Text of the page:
Middle East Peace Process Inquiry Evidence

In January 2017, the Foreign Affairs Select Committee launched an inquiry into the UK’s policy towards the Middle East Peace Process. Yachad submitted written evidence on the importance of the two-state solution, the UK’s capacity to act, the role of trade and aid, Israeli settlements, and Palestinian incitement. You can read it below or here on the UK Parliament’s website. You can also download a PDF copy here.

Written Evidence from Yachad UK (MEP0034)


  1. Background to Yachad
  2. The continued importance of the two-state solution
  3. The UK’s capacity to act
  4. Trade and Aid
  5. Israeli settlements
  6. Palestinian incitement
  7. Key recommendations

Background to Yachad

  1. Yachad is the UK Jewish community’s pro-Israel, pro-peace movement. We were founded in 2011 to mobilise British Jews in support of a political resolution to the Israeli-Palestinian conflict. Since then, thousands of British Jews have taken part in our campaigns, educational events, and study tours to Israel and the West Bank.

The continued importance of the two-state solution

  1. The two-state solution remains the only viable method of peacefully resolving the Israeli-Palestinian conflict. This continues to be true, despite a growing debate in Israeli, Palestinian and international policy circles around alternatives to two states, and frequent media discussion of the alleged “death” of the two-state solution. Since our founding, Yachad has adopted the model of two states for two peoples as ‘Israel’s best hope for safety and security’.[1]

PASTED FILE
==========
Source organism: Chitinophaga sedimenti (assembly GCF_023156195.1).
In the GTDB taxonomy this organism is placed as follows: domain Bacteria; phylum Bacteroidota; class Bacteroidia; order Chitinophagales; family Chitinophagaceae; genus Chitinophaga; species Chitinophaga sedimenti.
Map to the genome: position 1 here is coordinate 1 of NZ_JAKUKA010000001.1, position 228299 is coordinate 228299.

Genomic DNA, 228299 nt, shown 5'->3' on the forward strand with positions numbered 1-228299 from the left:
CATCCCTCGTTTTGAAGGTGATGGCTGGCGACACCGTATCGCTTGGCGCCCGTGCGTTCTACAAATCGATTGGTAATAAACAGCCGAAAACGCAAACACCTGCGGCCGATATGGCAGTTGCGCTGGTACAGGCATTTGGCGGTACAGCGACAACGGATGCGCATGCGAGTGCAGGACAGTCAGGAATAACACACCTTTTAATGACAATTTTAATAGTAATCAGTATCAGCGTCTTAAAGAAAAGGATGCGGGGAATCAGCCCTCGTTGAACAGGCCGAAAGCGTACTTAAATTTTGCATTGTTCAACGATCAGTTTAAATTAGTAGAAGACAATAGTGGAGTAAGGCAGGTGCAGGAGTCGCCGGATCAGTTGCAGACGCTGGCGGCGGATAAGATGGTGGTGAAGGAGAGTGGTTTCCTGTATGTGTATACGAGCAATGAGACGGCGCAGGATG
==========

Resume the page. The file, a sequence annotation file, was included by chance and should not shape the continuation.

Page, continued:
1. Although support for a two-state solution is at a long-term low in both Israeli and Palestinian society, recent polling indicates that the key drivers of falling support for two-states are fundamentally practical – either scepticism about its implementation, or about the other side’s will to make peace. Opposition to two-states is relatively malleable, and research indicates that, in some cases, it can be overcome by the introduction of additional incentives, both symbolic and practical.[2] Support for a one-state solution is far lower in either society than a two-state solution, and there is no consensus around what a one-state solution would entail.[3] For many in the international community, and some Palestinians and Israelis, a one-state solution would necessarily entail a single, democratic state with equal rights for all.[4] By contrast, most versions of one-state proposed by right-wing Israelis would leave the Palestinian population of the West Bank, East Jerusalem, and – in some cases – Gaza without fundamental rights like the right to vote or even guaranteed residency rights.[5] Hard-line Palestinians propose similar scenarios, but in the reverse. It is difficult to see, therefore, how a one-state solution would lead to an actual resolution of the conflict. It would either leave two national groups of similar size in a constant political struggle over the identity of the state, or it would leave one national group dominant over the other. Ultimately, this would likely lead to more – not less – violent conflict between Israelis and Palestinians.